|Distance : 11 miles||Grading : ++++||OS Sheet : 102|
This walk is really a walk of two halves. The first follows the spectacular rocky coast of Penwith, the far west of Cornwall with high granite cliffs and rocky coves. Soon you arrive in the beautiful town of St Ives (where the walk could be split if you prefer a shorter walk) and from here eastwards the character of the walk changes with the numerous sandy beaches of this wide sweeping bay being the main scenery.
Zennor is around 6 miles west of St. Ives in North Cornwall. From the A30 heading towards Penzance after passing Hayle you come to a large roundabout turn right here on the A3074 signed for St. Ives. You pass through Lelant, Carbis Bay and then arrive in St Ives. Note that the roads are very narrow in St Ives and so the traffic can be very heavy and slow moving, especially in the summer. Just before you reach the harbour you turn left on the B3306 signed for Zennor and follow this for the next 5 miles or so, as it twists and turns. When you have Zennor signed to the right take this road and by the church follow the road as it turns sharply to the left. There is a small car park on the right (where the toilets are signed).
As an alternative you may prefer to park in Zennor near the start of the walk and travel by public transport to Zennor, then walk back to your car. If so the recommend place to park is the main park and ride car park at Lelant Saltings, which is well signed. Here there is a small parking charge and the park and ride is served by trains on the St Erth to St Ives railway line. During the summer the trains run every 30 minutes into St Ives, taking around 10 minutes.
If you are travelling by public transport bus service 508 (operated by Western Greyhound) runs roughly once every two hours on a route from St Ives to Zennor to Penzance and vice-versa. During the summer months there is also a coastal service (route 300) that runs between Penzance, Lands End, St Just, Zennor and St Ives. For details on these service, please see the links below.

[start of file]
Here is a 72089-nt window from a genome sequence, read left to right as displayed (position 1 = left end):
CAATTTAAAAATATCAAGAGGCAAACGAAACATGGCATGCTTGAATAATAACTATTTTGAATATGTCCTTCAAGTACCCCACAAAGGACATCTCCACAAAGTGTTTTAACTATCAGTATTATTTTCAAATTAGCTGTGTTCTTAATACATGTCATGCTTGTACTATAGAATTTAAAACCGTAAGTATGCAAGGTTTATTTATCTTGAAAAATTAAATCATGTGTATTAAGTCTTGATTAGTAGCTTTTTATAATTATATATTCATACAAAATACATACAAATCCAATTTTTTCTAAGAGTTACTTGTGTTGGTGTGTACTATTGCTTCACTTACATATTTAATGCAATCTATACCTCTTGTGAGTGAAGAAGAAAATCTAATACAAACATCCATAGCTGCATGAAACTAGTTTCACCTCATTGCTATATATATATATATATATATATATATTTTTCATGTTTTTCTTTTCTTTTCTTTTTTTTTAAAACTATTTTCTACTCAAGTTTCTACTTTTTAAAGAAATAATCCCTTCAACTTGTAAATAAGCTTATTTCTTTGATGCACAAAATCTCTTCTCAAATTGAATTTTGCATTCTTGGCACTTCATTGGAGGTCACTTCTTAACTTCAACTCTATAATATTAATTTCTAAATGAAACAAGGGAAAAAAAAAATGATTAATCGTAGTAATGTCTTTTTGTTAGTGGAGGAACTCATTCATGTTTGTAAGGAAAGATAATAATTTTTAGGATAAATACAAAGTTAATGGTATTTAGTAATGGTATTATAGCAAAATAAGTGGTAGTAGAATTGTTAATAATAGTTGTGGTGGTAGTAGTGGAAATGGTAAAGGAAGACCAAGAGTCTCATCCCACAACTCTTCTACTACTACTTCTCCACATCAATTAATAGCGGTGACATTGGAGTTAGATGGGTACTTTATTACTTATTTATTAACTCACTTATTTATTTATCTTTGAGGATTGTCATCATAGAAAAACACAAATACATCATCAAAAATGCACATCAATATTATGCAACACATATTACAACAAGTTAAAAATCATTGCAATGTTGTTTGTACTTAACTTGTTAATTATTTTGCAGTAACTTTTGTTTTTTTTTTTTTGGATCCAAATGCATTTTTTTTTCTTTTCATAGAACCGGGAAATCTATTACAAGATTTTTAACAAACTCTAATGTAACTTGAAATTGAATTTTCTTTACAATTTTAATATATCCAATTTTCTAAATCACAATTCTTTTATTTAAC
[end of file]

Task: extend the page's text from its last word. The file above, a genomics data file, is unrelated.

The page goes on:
Due to it's remote location, accommodation in and around Zennor is limited. The Tinners Arms, the only pub in the village, offers bed and breakfast in an adjacent building. Tregeraint Houses also offers bed and breakfast in Zennor. There is also an independant hostel, Zennor Backpackers that offers beds in shared dormitorys. There is a wider range of accommodation available in and around St. Ives and St. Just.
Zennor is a pretty little village in this remote corner of Cornwall and although small it does have a pub and church. From the centre of the village head up the hill towards the church (on your right hand side), which is well worth a visit if you can spare the time. Just past the church and with the Tinners Arms visible ahead of you turn left on a track (signed as Coast Path, with another sign for Field Path pointing to the right). This track twists and turns passing a small house on the right and a much large house on the left after. At this large house (marked as Carn Cobba on the map), continue straight on along the narrower footpath ahead, ignoring the part of the coast path signed off to the left ahead. Soon the path begins to climb out to the rocky headland of Zennor Head and the path is soon surrounded by rocks, heather and gorse, a pattern than continues for much of the first part of the walk. To the left you have Pendour Cove, a rocky cove with some sand at low tide.